6. Thanks for the link to Google Reader! What a great resource and I see great potential for use in the classroom. The dilemma that I see for myself and other school administrators is finding time in the day to deal with the crisis of the moment and try to stay current with some of the great resources that are available. PD sessions like the ones you describe are great and can spark some changes in a district, but ongoing PD and someone to push change on a continual basis is what is truly needed. Realistically, we should have a dedicated Director of Instructional Technology in each district that would be able to evaluate the continual onslaught of new ideas. Unfortunately, most of the districts I am familiar with leave this job up to individual LMC folks in each buidling or a tech director with little or no educational background.

    For now I’ll just keep checking some of the incredible blogs that I keep stumbling upon, including yours. As a side note, thanks for introducing me to “Disrupting Class”; I’m trying to suggest this as summer reading for our admin team.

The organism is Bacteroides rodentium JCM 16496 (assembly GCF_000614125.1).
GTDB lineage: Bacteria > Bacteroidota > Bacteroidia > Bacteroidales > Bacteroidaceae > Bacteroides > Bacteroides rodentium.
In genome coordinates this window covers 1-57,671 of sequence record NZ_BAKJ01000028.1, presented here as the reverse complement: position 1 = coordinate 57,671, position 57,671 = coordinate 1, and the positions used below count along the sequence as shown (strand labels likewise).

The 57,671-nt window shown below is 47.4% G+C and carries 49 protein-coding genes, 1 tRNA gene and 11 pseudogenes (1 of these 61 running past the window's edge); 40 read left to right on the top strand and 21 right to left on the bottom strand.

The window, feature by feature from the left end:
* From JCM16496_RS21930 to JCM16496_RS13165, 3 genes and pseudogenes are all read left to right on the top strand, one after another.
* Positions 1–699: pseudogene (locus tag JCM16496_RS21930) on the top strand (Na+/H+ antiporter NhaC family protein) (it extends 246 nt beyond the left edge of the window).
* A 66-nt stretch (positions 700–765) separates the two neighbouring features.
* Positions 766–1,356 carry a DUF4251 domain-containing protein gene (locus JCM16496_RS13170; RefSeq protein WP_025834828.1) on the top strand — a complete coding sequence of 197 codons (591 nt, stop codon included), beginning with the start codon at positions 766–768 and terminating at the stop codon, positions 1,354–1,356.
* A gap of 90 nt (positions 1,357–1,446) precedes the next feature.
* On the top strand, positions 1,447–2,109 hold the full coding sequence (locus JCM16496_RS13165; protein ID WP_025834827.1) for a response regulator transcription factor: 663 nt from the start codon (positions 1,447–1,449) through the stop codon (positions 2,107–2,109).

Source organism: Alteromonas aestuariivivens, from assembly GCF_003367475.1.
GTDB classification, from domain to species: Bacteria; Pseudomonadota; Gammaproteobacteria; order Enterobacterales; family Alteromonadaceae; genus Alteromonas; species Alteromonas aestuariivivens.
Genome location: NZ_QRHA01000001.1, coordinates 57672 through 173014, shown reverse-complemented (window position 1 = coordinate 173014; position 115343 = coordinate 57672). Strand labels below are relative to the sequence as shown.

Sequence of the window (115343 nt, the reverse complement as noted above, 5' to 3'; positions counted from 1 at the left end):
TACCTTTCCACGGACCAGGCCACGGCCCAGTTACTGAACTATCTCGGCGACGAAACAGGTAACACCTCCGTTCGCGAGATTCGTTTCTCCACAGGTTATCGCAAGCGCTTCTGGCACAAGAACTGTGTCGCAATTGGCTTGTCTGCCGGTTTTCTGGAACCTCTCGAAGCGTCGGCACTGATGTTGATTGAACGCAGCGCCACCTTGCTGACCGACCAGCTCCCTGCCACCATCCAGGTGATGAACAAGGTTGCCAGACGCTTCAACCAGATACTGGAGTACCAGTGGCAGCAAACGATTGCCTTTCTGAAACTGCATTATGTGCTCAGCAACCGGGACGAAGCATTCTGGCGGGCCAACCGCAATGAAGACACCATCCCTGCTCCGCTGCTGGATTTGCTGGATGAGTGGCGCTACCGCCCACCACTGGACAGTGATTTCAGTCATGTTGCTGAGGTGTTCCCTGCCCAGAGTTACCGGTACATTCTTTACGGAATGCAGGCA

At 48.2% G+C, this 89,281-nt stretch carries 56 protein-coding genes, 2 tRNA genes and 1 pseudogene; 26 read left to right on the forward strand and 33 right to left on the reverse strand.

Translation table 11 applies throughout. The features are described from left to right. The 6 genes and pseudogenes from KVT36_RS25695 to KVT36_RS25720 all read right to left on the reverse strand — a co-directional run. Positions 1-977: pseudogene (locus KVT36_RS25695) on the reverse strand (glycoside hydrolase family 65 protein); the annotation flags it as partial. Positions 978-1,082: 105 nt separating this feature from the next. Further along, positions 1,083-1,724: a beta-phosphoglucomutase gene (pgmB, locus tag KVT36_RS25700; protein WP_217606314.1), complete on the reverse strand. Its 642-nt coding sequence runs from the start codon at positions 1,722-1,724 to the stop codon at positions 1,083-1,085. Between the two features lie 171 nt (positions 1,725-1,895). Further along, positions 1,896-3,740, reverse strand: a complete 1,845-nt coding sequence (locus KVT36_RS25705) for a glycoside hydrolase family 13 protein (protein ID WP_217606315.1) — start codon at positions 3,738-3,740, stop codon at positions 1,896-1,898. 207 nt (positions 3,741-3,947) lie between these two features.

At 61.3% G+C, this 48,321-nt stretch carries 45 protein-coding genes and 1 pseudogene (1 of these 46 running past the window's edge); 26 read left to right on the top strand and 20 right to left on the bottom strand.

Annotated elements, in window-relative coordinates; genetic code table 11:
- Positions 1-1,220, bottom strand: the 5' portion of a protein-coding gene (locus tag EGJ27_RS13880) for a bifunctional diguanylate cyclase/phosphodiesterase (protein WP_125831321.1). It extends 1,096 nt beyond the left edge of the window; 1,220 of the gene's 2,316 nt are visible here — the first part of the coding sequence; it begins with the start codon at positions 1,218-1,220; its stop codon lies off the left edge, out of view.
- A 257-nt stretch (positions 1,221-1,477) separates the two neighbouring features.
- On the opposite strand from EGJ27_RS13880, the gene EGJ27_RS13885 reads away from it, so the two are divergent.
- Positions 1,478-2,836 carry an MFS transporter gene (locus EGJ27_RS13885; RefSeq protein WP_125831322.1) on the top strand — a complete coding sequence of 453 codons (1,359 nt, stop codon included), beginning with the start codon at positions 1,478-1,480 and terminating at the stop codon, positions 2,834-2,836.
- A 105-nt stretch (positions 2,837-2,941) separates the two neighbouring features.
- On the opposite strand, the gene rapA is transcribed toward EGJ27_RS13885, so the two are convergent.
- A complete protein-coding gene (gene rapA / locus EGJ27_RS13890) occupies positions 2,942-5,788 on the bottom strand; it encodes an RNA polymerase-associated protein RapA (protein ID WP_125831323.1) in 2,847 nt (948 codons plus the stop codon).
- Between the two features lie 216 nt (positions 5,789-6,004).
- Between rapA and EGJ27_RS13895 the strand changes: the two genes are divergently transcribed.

7. I’ve run into several administrators who are taking the workshops, and you can see the difference it is making. They ask more direct, pointed questions about technology implementations, instead of “what could we be doing?” With even a small amount of awareness, they are forming a vision in their mind for their building.

    With the last two I’ve visited with, I’ve pushed the notion of how this changes professional development. That, through social media tools, they should be empowering the teachers to create networks and develop themselves, rather than a top-down approach where PD is determined by a select few. The philosophical switch of moving to a professional learning network as the heart of PD is a topic for you to continue.

  8. Scott, I love your work and am so grateful for your continuing willingness to think out loud here… thank you!

    Are you sharing Forester’s Social Technographic info, by any chance?


    I think it’s helpful both in terms of the picture it paints and because it might give folks more ways to see THEMSELVES in the social media picture.

  9. Hi, that last comment was actually from me, Shelley… must’ve accidentally typed Scott’s name into the comment field.

    Time for some shut-eye!

  10. It is truly exciting to read about what is happening in Iowa. Our district administrator is almost anti-technology. The rumor is that he will retire after this school year. Perhaps we can then move our schools into the present…and future…of technology-rich classrooms. I will be following your program with great interest!